Forget Commercial Real Estate Predictions For 2021: Let’s Talk About 2031 Instead

Real Estate

Erik Hayden is the Founder and Managing Partner of Urban Catalyst.

A global pandemic, contentious politics and natural disasters — what haven’t we experienced this past year? It seems like the whole world is focused on what this new year has in store. But when it comes to commercial real estate development, our view shouldn’t be so nearsighted. 

The way I see it, the key to success for developers and investors during such tumultuous times is remembering we aren’t only building for the year ahead. We’re building for five, 10, 15 years down the road when the Covid-19 pandemic and its economic impacts will have long passed.

From my vantage point, it would be shortsighted to panic, halt or significantly alter the seven projects my real estate equity fund has underway in Silicon Valley just because 2021 is still turbulent. Like-minded developers and I are investing in commercial projects for a time when masks come off and folks return to everyday living and working — a time when we can welcome them back with new and improved live/work ecosystems.

Offices, mixed-use residential, retail, hotels, restaurants, bars: The immediate demand may seem uncertain, but the future need is unarguable. So, rather than try to predict what 2021 will look like or which trends will support another unpredictable year, let’s focus on what commercial real estate developers and investors should be doing to be successful a decade from now.

Four Ways To Prepare Now For 2031

1. Build, build, build. 

Don’t stop building. Building during a down cycle means your projects will be first to market and ready to receive tenants when life returns to “normal.”

Take advantage of the fact that construction costs have dipped for the first time in a decade. According to the Turner Building Cost Index, the cumulative cost of non-residential construction costs fell about 1% nationwide by the second quarter of 2020.  

Although it’s not the big drop I initially expected (construction expenses fell 20% during the 2008 recession), at least developers are getting some relief here. Anything is better than the sticker shock I got in 2018 when construction prices skyrocketed. The $110 million multifamily residential project I was building in Oakland, California, at the time suddenly cost $130 million. 

Of course, I’m not saying that building right now will be an easy ride. Developers this year can expect to continue dealing with pandemic-induced challenges, such as skittish lenders. But patience and persistence will pay off in the future. 

2. Diversify to survive.

If you’re “all in” on one kind of investment, now is the time to mix it up. Balance your portfolio across several sectors: residential, mixed-use, industrial, office. Relying too heavily on just one sector runs the risk of losing your entire portfolio if that niche falters.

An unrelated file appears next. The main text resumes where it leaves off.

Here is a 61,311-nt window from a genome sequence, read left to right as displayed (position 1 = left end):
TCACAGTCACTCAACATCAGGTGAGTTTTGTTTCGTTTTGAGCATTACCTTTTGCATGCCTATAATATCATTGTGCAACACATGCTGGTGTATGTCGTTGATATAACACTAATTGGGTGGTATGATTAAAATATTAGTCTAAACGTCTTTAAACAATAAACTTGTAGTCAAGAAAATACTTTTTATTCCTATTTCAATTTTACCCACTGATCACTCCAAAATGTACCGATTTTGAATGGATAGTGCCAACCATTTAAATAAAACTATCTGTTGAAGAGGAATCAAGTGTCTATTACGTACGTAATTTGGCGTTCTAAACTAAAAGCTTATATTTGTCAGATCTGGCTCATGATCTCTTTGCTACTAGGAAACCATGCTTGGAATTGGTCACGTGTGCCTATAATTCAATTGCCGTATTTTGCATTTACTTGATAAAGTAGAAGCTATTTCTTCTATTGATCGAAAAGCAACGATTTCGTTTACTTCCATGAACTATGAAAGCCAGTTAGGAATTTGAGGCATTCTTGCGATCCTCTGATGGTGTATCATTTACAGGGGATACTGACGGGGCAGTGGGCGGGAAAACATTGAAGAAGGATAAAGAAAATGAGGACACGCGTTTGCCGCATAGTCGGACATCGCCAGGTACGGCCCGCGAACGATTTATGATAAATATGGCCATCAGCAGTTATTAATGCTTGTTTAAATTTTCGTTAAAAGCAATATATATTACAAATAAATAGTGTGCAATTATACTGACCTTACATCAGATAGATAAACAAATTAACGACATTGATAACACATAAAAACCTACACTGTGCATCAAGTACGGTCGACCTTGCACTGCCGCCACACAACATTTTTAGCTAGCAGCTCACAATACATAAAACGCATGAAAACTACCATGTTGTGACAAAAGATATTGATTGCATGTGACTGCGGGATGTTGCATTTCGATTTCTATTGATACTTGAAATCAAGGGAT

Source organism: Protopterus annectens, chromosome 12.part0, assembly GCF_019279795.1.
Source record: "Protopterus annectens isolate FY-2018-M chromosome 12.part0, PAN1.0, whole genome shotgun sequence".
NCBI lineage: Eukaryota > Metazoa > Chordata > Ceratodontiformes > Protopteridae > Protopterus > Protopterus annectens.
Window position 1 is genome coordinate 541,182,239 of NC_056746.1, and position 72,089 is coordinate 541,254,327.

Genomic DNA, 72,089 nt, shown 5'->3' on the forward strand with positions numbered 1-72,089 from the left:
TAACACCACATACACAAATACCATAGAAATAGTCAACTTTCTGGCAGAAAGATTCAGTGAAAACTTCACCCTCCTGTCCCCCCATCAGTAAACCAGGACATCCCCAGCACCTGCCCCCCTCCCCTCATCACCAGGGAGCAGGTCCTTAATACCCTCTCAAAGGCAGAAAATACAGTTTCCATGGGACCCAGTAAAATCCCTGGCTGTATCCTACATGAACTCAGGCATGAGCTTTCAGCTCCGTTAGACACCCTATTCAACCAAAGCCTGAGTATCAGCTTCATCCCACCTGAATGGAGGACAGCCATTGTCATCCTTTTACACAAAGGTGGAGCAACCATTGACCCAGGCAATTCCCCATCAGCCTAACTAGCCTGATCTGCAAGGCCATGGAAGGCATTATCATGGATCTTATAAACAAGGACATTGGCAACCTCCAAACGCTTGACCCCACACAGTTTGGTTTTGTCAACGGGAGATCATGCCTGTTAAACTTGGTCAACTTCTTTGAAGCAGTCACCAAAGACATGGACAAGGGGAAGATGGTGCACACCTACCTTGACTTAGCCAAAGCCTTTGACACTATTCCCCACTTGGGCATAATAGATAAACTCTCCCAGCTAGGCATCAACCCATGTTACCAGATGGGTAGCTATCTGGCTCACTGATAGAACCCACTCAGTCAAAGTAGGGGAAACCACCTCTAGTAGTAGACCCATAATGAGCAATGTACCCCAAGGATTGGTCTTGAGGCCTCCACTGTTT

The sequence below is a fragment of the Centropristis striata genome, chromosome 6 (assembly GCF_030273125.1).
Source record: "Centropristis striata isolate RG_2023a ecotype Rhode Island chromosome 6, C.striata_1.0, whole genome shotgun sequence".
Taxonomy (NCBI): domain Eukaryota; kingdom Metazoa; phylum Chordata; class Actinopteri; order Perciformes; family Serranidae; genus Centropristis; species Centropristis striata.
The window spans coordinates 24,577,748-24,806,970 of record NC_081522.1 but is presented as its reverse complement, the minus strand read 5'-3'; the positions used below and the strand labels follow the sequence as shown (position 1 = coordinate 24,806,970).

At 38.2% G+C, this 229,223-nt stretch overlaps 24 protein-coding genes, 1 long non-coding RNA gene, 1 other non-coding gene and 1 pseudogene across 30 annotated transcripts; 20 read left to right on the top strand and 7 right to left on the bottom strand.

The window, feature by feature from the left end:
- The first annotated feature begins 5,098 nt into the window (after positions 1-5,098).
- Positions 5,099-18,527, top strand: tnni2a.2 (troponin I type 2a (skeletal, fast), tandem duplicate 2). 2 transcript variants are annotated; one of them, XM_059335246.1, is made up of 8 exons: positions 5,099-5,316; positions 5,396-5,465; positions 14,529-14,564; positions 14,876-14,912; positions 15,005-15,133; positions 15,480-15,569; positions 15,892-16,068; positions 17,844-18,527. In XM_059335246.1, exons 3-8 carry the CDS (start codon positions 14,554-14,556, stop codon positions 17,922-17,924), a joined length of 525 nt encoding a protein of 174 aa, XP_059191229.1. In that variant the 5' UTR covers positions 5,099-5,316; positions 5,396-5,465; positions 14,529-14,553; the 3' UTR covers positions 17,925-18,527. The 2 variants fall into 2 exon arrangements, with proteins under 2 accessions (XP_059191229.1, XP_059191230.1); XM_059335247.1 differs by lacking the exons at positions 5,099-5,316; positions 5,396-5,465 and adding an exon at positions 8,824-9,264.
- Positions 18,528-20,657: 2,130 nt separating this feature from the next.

Diversification can also mean looking at new programs, like opportunity zones, where there are tax benefits associated with bringing up communities that have been left behind for decades, especially now. 

3. Consider a facelift.

Covid-19 has forced us to rethink what office space and work-life should look like. When tenants consider coming back into the office, they will realize that their current office space is inadequate to house everyone. That’s why office space is evolving with massive upgrades in technology and expanded layouts to accommodate social distancing. 

The open-concept office is transitioning back to partitioned desks and offices. Tenants are looking for rooftop decks and open-air collaborative spaces. Touchless entry-points and bathrooms are a staple. 

By the way, don’t believe the hype about “the death of office space.” It will come back in a big way with better buildings and better experiences. 

I know the office market isn’t dead because I’m tracking commercial real estate investments here in Silicon Valley, where the city of San Jose recently entitled more than 1 million square feet of new office space. And a real estate group is moving ahead with five new projects that include 5 million square feet of offices that could accommodate 40,000 workers.

4. Focus on trends that will stick.

Focus on trends with staying power — not those that are fleeting. For example, suppose you’re a multifamily housing developer in an urban area. In that case, you might be worried when you read headlines about city folks ditching their metro apartments and fleeing to the suburbs to escape the virus and to find bigger homes. 

Here in Silicon Valley, we don’t yet know the true size or effect of this so-called exodus. A recent population estimate found that California added 21,200 new residents between July 2019 and July 2020, but 135,600 people left. The question is whether this net-loss migration is just a short-term trend. 

Consider the long-term trend: California’s population has increased year-over-year for the last 100 years. When life returns to “normal,” who is coming back? Remember, the tech jobs are still here; the California beauty is still here. 

And as the vaccine becomes widely available and offices, shops and restaurants reopen, we must anticipate that many people will move back to cities, drawn by vibrant urban life and the desire to live near workplaces again. Also, remember that multifamily dwellings remain essential in locations where housing is limited: Freddie Mac estimated the national housing supply is short 3.3 million homes. 

Developers who keep their eyes on the future won’t get left behind when apartments are again in high demand. 

The Takeaway

At the root of it, developers and investors must focus beyond 2021 to ensure long-term success. My advice? Keep your head down, avoid wallowing in negative daily headlines and remember that we aren’t building for 2021 — we are building for 2031.


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